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Construction on the Museum of the American Revolution will be completed this year

A rendering of the Museum of the American Revolution

Construction on the Museum of the American Revolution

The former occupant of the site

Anyone passing through historic Old City these days has probably noticed a major project at the corner of 3rd and Chestnut Streets. It's the future site of The Museum of the American Revolution, and construction has been ongoing for 20 months.

The new tourist attraction is landing in Independence National Historical Park thanks to a land-swap with the National Park Service -- they gained a new parcel in Valley Forge in exchange for opening up the site to the new four-story 118,000-square foot museum. The site was long home to a Park Service visitors’ center built in the 1970s for America’s bicentennial. That closed about fifteen years ago and was demolished to make way for the new museum.

"We wanted a building that reflected classic design, to fit and honor the history of the neighborhood," says CEO Michael Quinn of engaging Robert A.M. Stern Architects for the $150 million project, currently funded at $124 million with a matching grant of $12 million underway to close the gap.

"We took an approach [to the layout] that we think is going to be really effective," continues Quinn. The site's main exhibit space will be on the second floor, with a core gallery of about 16,000 square feet integrating immersive multi-media experiences with a range of notable artifacts, including George Washington's original tent which served as both his office and sleeping quarters during the Revolutionary War.

The ground floor will feature a lobby, museum shop, 180-seat introductory theater, 5,000-square-foot gallery for temporary exhibitions, and a café that will spill out along 3rd Street.

"We wanted to contribute to the dynamism of the urban environment," says Quinn.

The lower level will offer two large classrooms and the top floor will house the museum’s offices and event space, including room to seat 180 for dinner. Out of about 85,000 "usable" square feet of space, 30,000 are dedicated to visitors, education and experiences -- a very high ratio of visitor orientation.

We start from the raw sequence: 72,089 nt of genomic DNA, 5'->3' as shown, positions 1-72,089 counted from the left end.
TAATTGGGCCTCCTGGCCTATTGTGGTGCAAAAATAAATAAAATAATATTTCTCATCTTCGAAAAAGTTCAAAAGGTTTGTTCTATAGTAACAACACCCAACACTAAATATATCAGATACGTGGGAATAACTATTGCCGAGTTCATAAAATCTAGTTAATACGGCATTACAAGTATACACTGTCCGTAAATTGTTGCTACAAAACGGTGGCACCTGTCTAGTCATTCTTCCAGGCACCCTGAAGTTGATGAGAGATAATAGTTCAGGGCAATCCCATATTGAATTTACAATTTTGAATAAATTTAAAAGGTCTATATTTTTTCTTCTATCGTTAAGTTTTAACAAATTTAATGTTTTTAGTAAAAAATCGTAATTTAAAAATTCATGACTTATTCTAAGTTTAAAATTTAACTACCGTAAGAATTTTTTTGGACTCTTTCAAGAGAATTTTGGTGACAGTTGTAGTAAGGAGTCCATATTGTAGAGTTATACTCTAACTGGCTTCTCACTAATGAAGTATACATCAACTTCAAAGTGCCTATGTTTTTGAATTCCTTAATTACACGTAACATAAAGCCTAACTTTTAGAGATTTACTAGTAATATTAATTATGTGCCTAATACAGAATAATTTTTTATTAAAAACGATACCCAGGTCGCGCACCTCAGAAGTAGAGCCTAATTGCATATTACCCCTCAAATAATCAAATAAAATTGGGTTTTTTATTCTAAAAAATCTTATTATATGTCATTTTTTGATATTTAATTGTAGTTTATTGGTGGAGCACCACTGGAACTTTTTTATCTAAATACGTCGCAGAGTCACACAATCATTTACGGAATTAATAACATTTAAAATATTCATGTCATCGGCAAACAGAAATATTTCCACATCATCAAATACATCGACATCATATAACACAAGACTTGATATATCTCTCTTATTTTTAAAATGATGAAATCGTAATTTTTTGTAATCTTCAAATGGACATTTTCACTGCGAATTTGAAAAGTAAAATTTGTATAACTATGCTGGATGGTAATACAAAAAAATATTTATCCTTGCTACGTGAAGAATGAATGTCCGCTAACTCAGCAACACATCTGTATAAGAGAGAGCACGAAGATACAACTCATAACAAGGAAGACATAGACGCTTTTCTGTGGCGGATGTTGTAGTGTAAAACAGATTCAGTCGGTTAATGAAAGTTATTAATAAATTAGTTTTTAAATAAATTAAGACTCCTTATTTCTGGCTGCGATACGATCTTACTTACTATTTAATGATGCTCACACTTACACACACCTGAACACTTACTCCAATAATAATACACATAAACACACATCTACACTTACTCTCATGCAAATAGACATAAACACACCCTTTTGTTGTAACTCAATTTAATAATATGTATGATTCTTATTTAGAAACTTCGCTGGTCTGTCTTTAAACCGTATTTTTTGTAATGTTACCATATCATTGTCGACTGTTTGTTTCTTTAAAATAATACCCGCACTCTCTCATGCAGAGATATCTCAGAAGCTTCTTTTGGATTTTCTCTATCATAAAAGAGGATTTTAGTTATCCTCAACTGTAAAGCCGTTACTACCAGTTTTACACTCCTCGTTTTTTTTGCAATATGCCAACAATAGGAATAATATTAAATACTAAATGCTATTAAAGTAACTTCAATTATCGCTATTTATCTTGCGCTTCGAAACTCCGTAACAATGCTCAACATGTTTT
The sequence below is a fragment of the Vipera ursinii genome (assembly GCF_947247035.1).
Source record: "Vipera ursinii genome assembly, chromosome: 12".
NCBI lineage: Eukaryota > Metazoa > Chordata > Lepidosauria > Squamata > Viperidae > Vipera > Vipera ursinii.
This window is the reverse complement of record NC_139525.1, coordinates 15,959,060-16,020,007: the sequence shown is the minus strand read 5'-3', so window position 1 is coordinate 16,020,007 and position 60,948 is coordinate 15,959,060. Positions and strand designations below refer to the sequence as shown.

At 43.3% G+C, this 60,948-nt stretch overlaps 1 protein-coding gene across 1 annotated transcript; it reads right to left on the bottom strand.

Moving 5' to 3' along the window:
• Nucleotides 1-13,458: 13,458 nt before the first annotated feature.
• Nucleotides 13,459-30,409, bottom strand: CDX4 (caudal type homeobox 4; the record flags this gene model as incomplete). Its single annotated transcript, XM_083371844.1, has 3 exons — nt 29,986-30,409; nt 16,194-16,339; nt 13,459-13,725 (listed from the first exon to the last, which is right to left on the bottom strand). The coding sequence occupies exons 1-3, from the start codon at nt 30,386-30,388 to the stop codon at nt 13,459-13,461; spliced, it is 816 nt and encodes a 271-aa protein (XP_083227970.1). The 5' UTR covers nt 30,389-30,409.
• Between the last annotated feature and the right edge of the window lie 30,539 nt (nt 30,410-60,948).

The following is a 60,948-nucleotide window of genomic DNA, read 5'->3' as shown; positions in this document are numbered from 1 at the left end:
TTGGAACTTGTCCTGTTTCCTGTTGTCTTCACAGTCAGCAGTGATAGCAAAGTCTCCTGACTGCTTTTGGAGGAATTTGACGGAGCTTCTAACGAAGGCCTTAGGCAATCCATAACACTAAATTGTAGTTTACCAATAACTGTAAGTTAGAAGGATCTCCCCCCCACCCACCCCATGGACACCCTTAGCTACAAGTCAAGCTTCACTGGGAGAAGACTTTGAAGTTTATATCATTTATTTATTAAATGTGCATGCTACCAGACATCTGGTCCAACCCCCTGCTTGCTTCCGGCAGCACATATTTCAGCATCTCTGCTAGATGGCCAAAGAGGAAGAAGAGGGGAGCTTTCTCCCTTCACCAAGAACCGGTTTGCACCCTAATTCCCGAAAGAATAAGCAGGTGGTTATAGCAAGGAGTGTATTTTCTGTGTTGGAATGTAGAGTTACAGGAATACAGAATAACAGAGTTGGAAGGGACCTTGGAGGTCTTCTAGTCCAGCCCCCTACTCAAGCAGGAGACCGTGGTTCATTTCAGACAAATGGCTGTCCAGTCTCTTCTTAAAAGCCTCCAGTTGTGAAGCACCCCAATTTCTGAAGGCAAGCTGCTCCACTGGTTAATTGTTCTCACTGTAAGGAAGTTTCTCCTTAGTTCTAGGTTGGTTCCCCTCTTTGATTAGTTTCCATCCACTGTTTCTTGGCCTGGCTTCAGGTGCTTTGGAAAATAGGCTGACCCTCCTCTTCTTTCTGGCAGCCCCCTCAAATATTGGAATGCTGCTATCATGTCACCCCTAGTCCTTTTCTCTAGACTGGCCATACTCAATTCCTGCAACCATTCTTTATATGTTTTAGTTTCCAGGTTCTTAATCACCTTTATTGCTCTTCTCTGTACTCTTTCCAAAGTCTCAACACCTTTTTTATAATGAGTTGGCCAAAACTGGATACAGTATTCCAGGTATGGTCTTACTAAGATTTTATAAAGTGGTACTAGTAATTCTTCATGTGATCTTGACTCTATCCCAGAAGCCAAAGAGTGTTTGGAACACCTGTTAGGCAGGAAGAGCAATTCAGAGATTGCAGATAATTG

According to Kirsti Bracali, a project manager with consulting firm Dan Bosin Associates, the design also incorporates eco-friendly elements such as a green roof and state-of-the-art stormwater management, air-cycling, and heat-recovery systems.

The building meets and exceeds Philadelphia Water Department (PWD) stormwater requirements and is working toward LEED certification. There’s a green roof on 90 percent of the spaces over the museum -- it handles rainwater as well as deflects heat. It’ll also be a nice splash of green for taller adjacent buildings to look down on.

The museum's recovered stormwater will have year-round use in cooling towers, via a large underground cistern. With its museum-quality air requirements -- temperature and humidity control is essential for preserving the artifacts on display -- it’s notable that the site will use collected stormwater to help with climate control.

"This is the first time it’s been done in Philadelphia," says Bracali of the system, which the museum has been working with PWD to implement.

The museum’s offices should be occupied by September of this year; opening day is planned for 2017.

Writer: Alaina Mabaso
Sources: Michael Quinn, Museum of the American Revolution; Kirsti Bracali, Dan Bosin Associates 

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